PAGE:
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My goal is to evaluate $$\int_{0}^{\infty}\frac{dx}{1+x^n}\;\;(n\in\mathbb{N},n\geq2).$$

Here is my approach:

Clearly, the integral converges.

Denote the value of the integral by $I_n$.

Now let $\gamma_R$ describe the section of a circle which goes from the origin to $R$ to $Re^{2\pi i/n}$ and back to the origin.

If we let $C_R$ denote the relevant circular arc, then $$\left|\int_{C_R}\frac{dz}{1+z^n}\right|\leq \left(\frac{2\pi R}{n}\right)\left(\frac{1}{R^{n}-1}\right)\rightarrow0\;\;\;as\;\;R\rightarrow\infty.$$

Furthermore, $$\int_{[R,Re^{2\pi i/n}]}\frac{dz}{1+z^n}=\int_{R}^{0}\frac{e^{2\pi i/n}dr}{1+r^n}.$$

Hence $$\lim_{R\rightarrow\infty}\int_{\gamma_R}\frac{dz}{1+z^n}=\lim_{R\rightarrow\infty}\int_{[0,R]}\frac{dx}{1+x^n}+\int_{[R,Re^{2\pi i/n}]}\frac{dx}{1+x^n}+\int_{C_R}\frac{dx}{1+x^n}=(1-e^{2\pi i/n})I_n\;\;\;(1).$$

Thus if we can obtain the value of $\int_{\gamma_R}\frac{dz}{1+z^n}$ we can evaluate $I_n$.

Now the zeroes of $1+z^n$ are of the form $z=e^{i\pi/n+2\pi i m/n}\;\;(m\in\mathbb{N})$ from which it is clear that the only zero which lies within the contour occurs at $z=e^{i\pi/n}$ with multiplicity 1. So all that remains to be done is to evaluate the residue of $\frac{1}{1+z^n}$ at $z=e^{i\pi/n}$.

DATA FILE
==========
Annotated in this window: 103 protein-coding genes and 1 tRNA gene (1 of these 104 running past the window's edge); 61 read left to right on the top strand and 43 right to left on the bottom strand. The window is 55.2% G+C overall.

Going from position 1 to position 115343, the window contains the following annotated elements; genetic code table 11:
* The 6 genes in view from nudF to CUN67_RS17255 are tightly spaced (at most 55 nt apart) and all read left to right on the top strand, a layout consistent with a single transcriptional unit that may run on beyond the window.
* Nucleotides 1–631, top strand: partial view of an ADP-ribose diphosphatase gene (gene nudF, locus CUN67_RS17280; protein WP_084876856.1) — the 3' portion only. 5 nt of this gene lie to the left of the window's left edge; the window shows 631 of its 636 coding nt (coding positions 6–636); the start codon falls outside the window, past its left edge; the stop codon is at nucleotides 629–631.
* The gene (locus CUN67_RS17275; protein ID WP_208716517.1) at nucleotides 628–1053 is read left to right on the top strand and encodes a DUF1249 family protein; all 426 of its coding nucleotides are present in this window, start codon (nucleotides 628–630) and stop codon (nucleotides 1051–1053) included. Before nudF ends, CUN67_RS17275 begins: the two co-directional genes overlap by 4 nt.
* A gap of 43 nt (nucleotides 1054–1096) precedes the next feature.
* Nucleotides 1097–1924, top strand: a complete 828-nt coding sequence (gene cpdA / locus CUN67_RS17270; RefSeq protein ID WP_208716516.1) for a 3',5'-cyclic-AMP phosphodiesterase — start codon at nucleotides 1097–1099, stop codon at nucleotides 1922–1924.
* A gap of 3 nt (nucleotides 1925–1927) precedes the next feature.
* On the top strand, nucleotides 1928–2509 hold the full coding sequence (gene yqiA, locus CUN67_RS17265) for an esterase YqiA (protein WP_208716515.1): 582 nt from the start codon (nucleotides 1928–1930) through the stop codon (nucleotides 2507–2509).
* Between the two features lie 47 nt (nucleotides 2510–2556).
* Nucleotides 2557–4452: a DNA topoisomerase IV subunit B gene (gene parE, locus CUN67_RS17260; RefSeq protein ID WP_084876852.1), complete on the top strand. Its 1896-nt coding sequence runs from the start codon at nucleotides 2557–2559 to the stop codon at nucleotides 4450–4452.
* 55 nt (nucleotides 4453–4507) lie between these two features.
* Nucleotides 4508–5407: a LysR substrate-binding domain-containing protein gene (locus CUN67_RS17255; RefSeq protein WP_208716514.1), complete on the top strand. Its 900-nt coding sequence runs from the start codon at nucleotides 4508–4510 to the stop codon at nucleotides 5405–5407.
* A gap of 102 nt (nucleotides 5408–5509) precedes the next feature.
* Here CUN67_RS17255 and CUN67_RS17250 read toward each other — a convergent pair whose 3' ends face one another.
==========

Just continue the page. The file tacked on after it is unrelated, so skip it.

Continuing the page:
However, if $z=e^{i\pi/n}u$ and $u\neq1$, we have $$\frac{z^n+1}{z-e^{i\pi/n}}=\frac{1-u^n}{-e^{i\pi/n}(1-u)} =-e^{-i\pi/n}\sum_{m=0}^{n-1}u^m\;\;\;(2).$$

In particular, (2) implies $$Res_{z=e^{i\pi/n}}\frac{1}{1+z^n}=-\frac{e^{i\pi/n}}{n}\;\;\;(3).$$

Finally, (1) and (3) imply $$I_n=\frac{2\pi i (Res_{z=e^{i\pi/n}}\frac{1}{1+z^n})}{1-e^{2\pi i/n}}=\frac{-2\pi ie^{i\pi/n}}{n(1-e^{2\pi i/n})}=\frac{\pi/n}{\sin(\pi/n)}.$$

I have three questions:

One, is my method correct?

Two, is there a simpler/different method to evaluate the integral?

Three, is there an easier way to evaluate the residue of $\frac{1}{1+z^4}$ at $z=e^{i\pi/n}$?

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And one more that asks for an integral given by this formula:… – Listing Jun 30 '11 at 20:08
@LIsting: Yeah, I had a deja vu on seeing this. I have voted to close as dupe. – Aryabhata Jun 30 '11 at 20:17
Your computation looks fine. – SteveH Jun 30 '11 at 20:45
up vote 12 down vote accepted

Here is a different way. Lets more generally find the Mellin Transform.

Consider $$I(\alpha,\beta)=\int_{0}^{\infty}\frac{u^{\alpha-1}}{1+u^{\beta}}du=\mathcal{M}\left(\frac{1}{1+u^{\beta}}\right)(\alpha)$$ Let $x=1+u^{\beta}$ so that $u=(x-1)^{\frac{1}{\beta}}$. Then we have $$I(\alpha,\beta)=\frac{1}{\beta}\int_{1}^{\infty}\frac{(x-1)^{\frac{\alpha-1}{\beta}}}{x}(x-1)^{\frac{1}{\beta}-1}dx.$$ Setting $x=\frac{1}{v}$ we obtain $$I(\alpha,\beta)=\frac{1}{\beta}\int_{0}^{1}v^{-\frac{\alpha}{\beta}}(1-v)^{\frac{\alpha}{\beta}-1}dv=\frac{1}{\beta}\text{B}\left(-\frac{\alpha}{\beta}+1,\ \frac{\alpha}{\beta}\right).$$

Using the properties of the Beta and Gamma functions, this equals $$\frac{1}{\beta}\frac{\Gamma\left(1-\frac{\alpha}{\beta}\right)\Gamma\left(\frac{\alpha}{\beta}\right)}{\Gamma(1)}=\frac{\pi}{\beta\sin\left(\frac{\pi\alpha}{\beta}\right)}.$$

Your question is the case where $\alpha =1$.

Also see Chandru's answer on a different thread. It is another nice solution, along the lines of what you did above. (See this previous question, where both solutions can be found)

Hope that helps,

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